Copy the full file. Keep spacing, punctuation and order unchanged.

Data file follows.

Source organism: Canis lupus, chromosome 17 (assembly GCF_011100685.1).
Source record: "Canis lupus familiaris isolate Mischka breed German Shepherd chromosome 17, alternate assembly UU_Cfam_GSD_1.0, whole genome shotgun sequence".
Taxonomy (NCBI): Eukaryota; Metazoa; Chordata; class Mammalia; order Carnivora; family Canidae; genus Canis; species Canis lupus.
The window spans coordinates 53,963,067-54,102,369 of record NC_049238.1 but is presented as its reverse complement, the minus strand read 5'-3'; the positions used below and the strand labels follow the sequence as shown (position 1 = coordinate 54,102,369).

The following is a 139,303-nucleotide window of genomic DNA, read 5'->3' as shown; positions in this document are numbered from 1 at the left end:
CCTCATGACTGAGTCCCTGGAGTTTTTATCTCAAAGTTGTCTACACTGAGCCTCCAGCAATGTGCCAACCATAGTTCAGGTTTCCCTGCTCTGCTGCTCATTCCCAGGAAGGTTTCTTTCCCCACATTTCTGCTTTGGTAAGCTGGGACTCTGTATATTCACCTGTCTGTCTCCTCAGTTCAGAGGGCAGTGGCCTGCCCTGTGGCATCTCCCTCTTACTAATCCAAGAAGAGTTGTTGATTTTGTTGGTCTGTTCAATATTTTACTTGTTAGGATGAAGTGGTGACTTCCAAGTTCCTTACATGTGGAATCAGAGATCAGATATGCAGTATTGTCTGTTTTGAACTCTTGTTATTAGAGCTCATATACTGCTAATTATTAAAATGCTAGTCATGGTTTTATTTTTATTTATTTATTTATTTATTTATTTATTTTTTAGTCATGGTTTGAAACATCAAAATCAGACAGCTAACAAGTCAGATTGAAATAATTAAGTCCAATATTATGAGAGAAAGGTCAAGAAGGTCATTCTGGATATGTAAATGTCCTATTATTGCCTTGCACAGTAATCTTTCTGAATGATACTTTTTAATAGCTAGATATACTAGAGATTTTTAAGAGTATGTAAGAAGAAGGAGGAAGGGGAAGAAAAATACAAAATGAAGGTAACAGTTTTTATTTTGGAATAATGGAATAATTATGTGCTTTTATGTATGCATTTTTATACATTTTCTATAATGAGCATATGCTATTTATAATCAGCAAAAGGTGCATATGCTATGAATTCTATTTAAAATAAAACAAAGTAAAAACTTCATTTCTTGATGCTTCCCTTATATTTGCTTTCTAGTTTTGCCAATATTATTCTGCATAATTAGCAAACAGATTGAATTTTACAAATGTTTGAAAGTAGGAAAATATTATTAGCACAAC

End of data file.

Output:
Source organism: Canis lupus, chromosome 17 (assembly GCF_011100685.1).
Source record: "Canis lupus familiaris isolate Mischka breed German Shepherd chromosome 17, alternate assembly UU_Cfam_GSD_1.0, whole genome shotgun sequence".
Taxonomy (NCBI): Eukaryota; Metazoa; Chordata; class Mammalia; order Carnivora; family Canidae; genus Canis; species Canis lupus.
The window spans coordinates 53,963,067-54,102,369 of record NC_049238.1 but is presented as its reverse complement, the minus strand read 5'-3'; the positions used below and the strand labels follow the sequence as shown (position 1 = coordinate 54,102,369).

The following is a 139,303-nucleotide window of genomic DNA, read 5'->3' as shown; positions in this document are numbered from 1 at the left end:
CCTCATGACTGAGTCCCTGGAGTTTTTATCTCAAAGTTGTCTACACTGAGCCTCCAGCAATGTGCCAACCATAGTTCAGGTTTCCCTGCTCTGCTGCTCATTCCCAGGAAGGTTTCTTTCCCCACATTTCTGCTTTGGTAAGCTGGGACTCTGTATATTCACCTGTCTGTCTCCTCAGTTCAGAGGGCAGTGGCCTGCCCTGTGGCATCTCCCTCTTACTAATCCAAGAAGAGTTGTTGATTTTGTTGGTCTGTTCAATATTTTACTTGTTAGGATGAAGTGGTGACTTCCAAGTTCCTTACATGTGGAATCAGAGATCAGATATGCAGTATTGTCTGTTTTGAACTCTTGTTATTAGAGCTCATATACTGCTAATTATTAAAATGCTAGTCATGGTTTTATTTTTATTTATTTATTTATTTATTTATTTATTTTTTAGTCATGGTTTGAAACATCAAAATCAGACAGCTAACAAGTCAGATTGAAATAATTAAGTCCAATATTATGAGAGAAAGGTCAAGAAGGTCATTCTGGATATGTAAATGTCCTATTATTGCCTTGCACAGTAATCTTTCTGAATGATACTTTTTAATAGCTAGATATACTAGAGATTTTTAAGAGTATGTAAGAAGAAGGAGGAAGGGGAAGAAAAATACAAAATGAAGGTAACAGTTTTTATTTTGGAATAATGGAATAATTATGTGCTTTTATGTATGCATTTTTATACATTTTCTATAATGAGCATATGCTATTTATAATCAGCAAAAGGTGCATATGCTATGAATTCTATTTAAAATAAAACAAAGTAAAAACTTCATTTCTTGATGCTTCCCTTATATTTGCTTTCTAGTTTTGCCAATATTATTCTGCATAATTAGCAAACAGATTGAATTTTACAAATGTTTGAAAGTAGGAAAATATTATTAGCACAAC